2nd Victim Dies; Driver Is Charged In 2-Vehicle Crash

Construction crews clear debris from the Florida Avenue rowhouse struck by a sport-utility vehicle Sunday night.
Construction crews clear debris from the Florida Avenue rowhouse struck by a sport-utility vehicle Sunday night. (By James M. Thresher -- The Washington Post)
By Debbi Wilgoren and Petula Dvorak
Washington Post Staff Writers
Tuesday, November 14, 2006

A second man died yesterday of injuries stemming from a dramatic car crash that ended with a sport-utility vehicle slamming into a Northwest Washington rowhouse, D.C. police said.

The victims were passengers in a Honda Civic that was struck by a speeding Honda Pilot at 10:30 p.m. Sunday, police said. The driver of the Pilot then plowed into the rowhouse at 605 Florida Ave., triggering a cascade of bricks on top of and around the SUV and leaving the living room, fireplace and chandelier of the house exposed. Two people in the house escaped unharmed, police said.

The driver of the Pilot, Jesus Flores-Cardenas, 23, was charged with driving while intoxicated and negligent homicide. Flores-Cardenas, of the 1300 block of Randolph Street NW, was hospitalized yesterday with injuries that did not appear to be life-threatening, police said.

Police said Flores-Cardenas was driving west on Florida Avenue, "at a high rate of speed," when he rear-ended the Civic, which was stopped at a red light. Sources who spoke on condition of anonymity said he might have been going as fast as 80 mph.

Yonas Gebrehi, 37, of the unit block of Buchanan Street in Mount Rainier, was thrown from the back seat of the Honda Civic and died at the scene, police said. A front-seat passenger, Simon Asfaha, 30, of the 6000 block of Seventh Street NW, died yesterday at Washington Hospital Center. The driver of the Civic, Mussie Yohannes, 38, of the 1800 block of M Street NE, was hospitalized with injuries that did not appear to be life-threatening.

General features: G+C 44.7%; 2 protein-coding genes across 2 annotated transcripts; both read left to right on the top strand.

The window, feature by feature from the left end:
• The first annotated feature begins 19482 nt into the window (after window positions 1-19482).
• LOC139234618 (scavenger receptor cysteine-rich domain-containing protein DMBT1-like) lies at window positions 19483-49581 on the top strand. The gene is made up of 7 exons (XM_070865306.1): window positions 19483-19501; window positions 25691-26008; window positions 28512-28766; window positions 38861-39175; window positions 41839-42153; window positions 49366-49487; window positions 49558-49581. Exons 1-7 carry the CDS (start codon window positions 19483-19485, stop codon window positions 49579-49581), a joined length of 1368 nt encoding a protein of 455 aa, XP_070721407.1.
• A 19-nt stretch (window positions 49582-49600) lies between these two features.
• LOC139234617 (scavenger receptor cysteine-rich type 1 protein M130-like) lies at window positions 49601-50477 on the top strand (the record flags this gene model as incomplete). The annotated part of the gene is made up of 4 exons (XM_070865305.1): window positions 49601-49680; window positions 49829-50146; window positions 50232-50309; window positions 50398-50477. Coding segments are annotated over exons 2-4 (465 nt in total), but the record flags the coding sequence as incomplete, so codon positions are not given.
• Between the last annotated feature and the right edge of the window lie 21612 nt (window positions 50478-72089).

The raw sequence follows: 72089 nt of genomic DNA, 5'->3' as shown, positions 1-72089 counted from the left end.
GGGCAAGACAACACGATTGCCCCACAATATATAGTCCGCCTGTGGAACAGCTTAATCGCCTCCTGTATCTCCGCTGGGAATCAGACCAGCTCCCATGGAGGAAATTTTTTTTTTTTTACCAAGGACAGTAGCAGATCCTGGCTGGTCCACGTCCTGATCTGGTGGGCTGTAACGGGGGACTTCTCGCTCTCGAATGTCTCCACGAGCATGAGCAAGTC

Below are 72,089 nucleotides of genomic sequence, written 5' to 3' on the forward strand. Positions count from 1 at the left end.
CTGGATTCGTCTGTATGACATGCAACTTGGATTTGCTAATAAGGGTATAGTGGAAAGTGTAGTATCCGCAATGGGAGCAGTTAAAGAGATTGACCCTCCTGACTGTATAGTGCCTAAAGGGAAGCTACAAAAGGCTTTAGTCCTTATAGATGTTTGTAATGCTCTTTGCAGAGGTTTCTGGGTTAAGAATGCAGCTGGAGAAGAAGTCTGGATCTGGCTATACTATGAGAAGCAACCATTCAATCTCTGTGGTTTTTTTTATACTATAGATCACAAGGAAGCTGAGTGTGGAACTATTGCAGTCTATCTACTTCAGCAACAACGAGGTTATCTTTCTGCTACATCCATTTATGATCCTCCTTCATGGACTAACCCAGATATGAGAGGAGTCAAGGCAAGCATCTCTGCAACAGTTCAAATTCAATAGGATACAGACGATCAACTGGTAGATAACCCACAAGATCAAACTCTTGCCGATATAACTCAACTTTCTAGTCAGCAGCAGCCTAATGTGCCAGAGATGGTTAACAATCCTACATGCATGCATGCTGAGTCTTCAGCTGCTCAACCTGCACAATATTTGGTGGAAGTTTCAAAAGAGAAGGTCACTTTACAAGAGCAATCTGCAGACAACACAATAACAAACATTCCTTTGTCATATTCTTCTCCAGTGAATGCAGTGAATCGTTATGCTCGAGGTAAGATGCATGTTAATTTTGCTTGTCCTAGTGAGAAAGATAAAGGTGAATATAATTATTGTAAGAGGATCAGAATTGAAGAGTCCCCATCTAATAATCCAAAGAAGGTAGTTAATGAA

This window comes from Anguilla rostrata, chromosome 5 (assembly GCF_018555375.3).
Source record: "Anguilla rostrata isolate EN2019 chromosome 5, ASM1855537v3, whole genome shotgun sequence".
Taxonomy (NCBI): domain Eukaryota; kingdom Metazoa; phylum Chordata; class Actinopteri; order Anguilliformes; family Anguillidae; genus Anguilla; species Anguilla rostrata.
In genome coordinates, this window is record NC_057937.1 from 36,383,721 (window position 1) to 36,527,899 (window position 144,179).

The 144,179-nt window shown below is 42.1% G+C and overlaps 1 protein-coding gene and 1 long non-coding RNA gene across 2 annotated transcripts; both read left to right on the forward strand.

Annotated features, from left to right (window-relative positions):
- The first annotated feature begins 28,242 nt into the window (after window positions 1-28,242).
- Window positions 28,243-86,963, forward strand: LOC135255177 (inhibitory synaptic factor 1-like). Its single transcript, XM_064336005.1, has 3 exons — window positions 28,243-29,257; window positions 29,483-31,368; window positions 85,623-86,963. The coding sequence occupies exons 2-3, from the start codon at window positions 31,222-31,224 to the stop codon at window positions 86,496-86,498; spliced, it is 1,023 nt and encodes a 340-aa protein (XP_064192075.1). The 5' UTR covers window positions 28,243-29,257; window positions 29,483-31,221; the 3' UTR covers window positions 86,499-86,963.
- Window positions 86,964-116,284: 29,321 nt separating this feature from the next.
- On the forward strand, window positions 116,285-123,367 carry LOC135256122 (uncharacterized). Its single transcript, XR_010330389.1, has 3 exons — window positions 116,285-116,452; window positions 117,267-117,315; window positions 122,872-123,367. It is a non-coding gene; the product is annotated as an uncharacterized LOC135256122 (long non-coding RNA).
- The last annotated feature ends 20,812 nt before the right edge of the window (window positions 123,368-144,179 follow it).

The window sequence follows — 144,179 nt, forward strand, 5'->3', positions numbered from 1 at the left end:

Contractors were at the 1895 brick-front rowhouse in LeDroit Park most of yesterday, tearing it down after inspectors from the D.C. Department of Consumer and Regulatory Affairs declared it uninhabitable, officials said.

The homeowner said she was heartbroken when she saw the devastation. "It was very hurtful to see," said Ozie Quarterman, who bought the house with her husband 20 years ago and was renting it to two Howard University students.

The Quartermans, retired architects, had used the house with a rounded room topped by a turret as their architecture offices and dreamed that someday their son, a lawyer, would be able to convert it into a law office. They hope to rebuild it, Quarterman said.

"It was a beautiful, revival-style townhouse. It had an extraordinary wooden staircase with a widow's walk on top," she said. "A fireplace in every room but the kitchen. Ball-and-claw tub. Just beautiful."

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